Young People – The model doesn’t fit anymore


By Mary Bolinbroke

File:Balcombe anti frack protest.jpg

Pic: Robin Webster

We live in a society that has spent many decades establishing a culture of pressures and materialistic milestones to push our kids into their future. Democracy built around corporations has neatly set up guidelines for our lives. Young people are now taught that there is only one route that may be taken in order to gain fulfilment in life. You must get a degree, get married, get a car, get a mortgage, and get yourself a spot in a monopoly. 

Forcing children into this mindset starts very early on. Asking a child aged 4 what they want to be when they grow up seems innocent, after all aren’t we just teaching them the concept of abstract thought and drawing out their dreams? Probably not. This could be the case if our system was flexible, allowing people too frequently change their paths and aspirations to fit the current climate, but flexible it is not. 

We teach our children that the best way forward is to pick your career as early as possible, tailoring all your choices to reach that goal from then on. If a child is lucky enough to have parents who don’t dwell on their once dreamed of life as a vet or astrophysicist, they can look forward to the tremendous pressures following in adolescence.

In the UK, teenagers will most commonly be asked to consider degrees, universities, careers, and salaries from the age of around 14 or 15. At my school in Scotland, these discussions with our guidance teacher started when we had to start picking our own subjects, from an initial choice of 8 whittling these down to only 3 over 3 years. I was 13 when I selected my 8 courses. At this point I was set on becoming a neurosurgeon. I can look back and laugh now, but that was only 7 years ago, and it’s jarring how dramatically my world views and goals have changed.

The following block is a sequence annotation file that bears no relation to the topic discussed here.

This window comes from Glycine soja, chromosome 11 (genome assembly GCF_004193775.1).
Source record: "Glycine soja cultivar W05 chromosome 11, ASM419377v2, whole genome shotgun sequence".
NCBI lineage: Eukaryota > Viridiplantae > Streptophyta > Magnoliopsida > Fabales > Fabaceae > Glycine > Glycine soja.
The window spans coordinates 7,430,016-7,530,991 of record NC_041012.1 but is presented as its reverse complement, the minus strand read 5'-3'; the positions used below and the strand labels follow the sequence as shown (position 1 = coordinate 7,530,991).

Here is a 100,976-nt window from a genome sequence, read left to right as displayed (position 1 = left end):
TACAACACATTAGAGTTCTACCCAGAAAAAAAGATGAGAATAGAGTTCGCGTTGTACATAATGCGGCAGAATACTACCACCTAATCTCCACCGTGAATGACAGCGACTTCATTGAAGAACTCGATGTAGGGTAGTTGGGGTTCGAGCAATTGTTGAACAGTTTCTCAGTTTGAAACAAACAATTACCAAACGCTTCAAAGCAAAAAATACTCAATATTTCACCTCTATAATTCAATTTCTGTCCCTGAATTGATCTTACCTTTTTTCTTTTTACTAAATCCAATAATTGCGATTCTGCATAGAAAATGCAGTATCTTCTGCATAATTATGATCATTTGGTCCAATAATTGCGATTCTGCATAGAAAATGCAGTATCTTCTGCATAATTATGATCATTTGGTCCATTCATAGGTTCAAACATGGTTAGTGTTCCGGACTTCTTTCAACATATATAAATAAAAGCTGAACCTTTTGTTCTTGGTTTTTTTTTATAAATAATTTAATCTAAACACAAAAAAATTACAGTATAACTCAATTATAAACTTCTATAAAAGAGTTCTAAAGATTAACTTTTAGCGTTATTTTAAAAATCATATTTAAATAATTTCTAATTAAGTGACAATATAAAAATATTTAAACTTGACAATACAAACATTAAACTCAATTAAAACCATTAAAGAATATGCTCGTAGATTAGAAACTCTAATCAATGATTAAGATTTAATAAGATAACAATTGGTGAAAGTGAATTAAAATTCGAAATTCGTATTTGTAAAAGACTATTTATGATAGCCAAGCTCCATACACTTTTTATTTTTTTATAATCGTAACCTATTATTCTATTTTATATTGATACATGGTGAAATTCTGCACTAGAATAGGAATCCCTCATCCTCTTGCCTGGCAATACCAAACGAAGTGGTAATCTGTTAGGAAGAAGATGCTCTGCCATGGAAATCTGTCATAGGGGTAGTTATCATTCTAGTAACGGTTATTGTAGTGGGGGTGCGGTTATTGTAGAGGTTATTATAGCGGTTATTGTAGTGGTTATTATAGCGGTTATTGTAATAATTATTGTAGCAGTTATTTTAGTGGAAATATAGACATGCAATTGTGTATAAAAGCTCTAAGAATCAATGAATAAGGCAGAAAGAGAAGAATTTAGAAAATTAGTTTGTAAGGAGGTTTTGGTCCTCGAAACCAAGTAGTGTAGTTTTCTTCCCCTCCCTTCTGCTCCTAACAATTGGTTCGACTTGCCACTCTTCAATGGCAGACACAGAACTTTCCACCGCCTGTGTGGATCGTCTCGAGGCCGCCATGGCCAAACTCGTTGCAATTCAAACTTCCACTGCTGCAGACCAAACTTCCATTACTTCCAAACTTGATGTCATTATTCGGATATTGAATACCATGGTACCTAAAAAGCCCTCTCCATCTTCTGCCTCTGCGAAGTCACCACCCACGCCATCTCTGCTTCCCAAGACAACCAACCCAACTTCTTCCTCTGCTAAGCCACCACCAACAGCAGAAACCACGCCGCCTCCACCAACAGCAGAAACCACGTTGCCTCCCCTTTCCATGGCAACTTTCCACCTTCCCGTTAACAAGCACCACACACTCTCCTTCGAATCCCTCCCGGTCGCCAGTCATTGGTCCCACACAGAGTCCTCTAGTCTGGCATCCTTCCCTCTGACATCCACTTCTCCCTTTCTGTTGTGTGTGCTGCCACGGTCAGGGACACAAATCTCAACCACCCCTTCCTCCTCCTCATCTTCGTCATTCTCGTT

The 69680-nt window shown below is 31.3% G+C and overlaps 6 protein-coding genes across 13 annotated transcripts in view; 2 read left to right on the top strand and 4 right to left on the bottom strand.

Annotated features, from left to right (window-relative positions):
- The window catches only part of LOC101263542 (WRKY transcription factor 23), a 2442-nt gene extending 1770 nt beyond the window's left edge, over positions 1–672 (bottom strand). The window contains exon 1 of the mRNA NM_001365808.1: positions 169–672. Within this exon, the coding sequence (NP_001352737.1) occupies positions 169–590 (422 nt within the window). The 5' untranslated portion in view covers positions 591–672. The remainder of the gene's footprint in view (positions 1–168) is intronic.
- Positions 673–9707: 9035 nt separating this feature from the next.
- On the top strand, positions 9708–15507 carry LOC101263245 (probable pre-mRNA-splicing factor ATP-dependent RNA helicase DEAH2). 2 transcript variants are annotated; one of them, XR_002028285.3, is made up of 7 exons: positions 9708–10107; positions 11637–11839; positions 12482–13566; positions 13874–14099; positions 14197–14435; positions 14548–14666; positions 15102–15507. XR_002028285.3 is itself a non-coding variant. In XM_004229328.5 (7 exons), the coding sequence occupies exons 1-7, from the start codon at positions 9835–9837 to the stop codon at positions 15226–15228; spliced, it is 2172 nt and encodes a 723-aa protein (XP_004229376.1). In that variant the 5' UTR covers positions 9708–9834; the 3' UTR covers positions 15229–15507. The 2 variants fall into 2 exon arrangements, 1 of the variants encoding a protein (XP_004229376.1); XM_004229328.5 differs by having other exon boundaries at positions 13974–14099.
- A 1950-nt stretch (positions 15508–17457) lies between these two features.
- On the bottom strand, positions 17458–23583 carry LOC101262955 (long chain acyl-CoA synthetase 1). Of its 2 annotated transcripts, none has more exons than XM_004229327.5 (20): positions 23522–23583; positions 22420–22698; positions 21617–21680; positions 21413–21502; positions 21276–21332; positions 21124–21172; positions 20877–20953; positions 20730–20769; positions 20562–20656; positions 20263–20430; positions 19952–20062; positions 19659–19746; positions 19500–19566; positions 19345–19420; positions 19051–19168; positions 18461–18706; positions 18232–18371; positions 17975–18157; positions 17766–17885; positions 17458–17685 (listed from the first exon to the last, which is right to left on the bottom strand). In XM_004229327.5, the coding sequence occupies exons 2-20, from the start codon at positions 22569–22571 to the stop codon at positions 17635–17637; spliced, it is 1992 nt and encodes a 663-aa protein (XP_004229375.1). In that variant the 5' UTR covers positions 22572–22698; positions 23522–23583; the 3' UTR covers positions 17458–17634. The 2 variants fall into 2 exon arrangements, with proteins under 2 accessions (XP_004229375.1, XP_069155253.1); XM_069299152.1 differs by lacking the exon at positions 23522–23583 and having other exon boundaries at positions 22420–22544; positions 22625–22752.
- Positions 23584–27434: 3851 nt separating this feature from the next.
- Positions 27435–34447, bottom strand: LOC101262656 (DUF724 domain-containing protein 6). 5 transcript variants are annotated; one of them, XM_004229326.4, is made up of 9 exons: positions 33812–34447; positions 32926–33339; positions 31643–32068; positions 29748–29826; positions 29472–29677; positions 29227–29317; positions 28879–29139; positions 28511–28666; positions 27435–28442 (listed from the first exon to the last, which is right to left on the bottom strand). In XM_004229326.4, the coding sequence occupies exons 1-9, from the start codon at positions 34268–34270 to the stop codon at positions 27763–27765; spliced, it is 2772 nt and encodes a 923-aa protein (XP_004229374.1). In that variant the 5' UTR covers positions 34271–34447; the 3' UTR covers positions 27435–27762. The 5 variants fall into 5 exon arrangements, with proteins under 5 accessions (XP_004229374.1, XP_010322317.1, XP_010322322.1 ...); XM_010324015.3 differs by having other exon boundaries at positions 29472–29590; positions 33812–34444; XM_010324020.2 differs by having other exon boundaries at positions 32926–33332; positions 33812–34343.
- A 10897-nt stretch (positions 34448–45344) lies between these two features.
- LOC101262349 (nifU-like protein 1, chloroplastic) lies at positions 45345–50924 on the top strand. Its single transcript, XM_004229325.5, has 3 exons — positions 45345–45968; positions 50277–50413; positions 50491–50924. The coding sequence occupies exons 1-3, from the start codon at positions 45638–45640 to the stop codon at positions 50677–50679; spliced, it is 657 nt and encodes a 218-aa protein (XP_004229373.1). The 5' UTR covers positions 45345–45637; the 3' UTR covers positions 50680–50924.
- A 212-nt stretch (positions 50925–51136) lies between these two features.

It’s important to take note of recent findings on adolescent brains; teenage brains are malleable, ever-developing, and highly susceptible to stress. Instead of encouragement and confidence, teenagers are handed fear and intimidation. Pressure is put on students to get good grades and pick a career lest your future be doomed. The focus is set almost entirely on picking something with guaranteed job prospects and income. But, honestly, what teenager has the ability to predict job markets nearly a decade into the future? The world is changing too rapidly for expectations like these to be maintained.

As if worrying about academic success and future job applications wasn’t bad enough, today’s teenagers must now consider massive post-degree debt, plummeting job prospects, rent prices, climate change, austerity, future wars, and humiliation from our elders. This plight is only worse for disabled young people facing the threat of having their personal independence payment cut, and young people worrying about going hungry or sleeping rough. We are entering our adult life feeling scared and ostracised.

Scaring kids into submission simply isn’t productive anymore. The qualities that may have been deemed desirable in previous generations are outdated; computers are filling the factory jobs where obedience and conformity suit employees, and the continuation of backwards, capitalistic policies are reliant on these qualities. Young people must be taught to think outside the box, but, instead of building higher order thinking skills, the system is fundamentally denying them the tools to do so. The importance of lateral thinking, critical thinking, and assimilation skills are barely – and often never – touched on.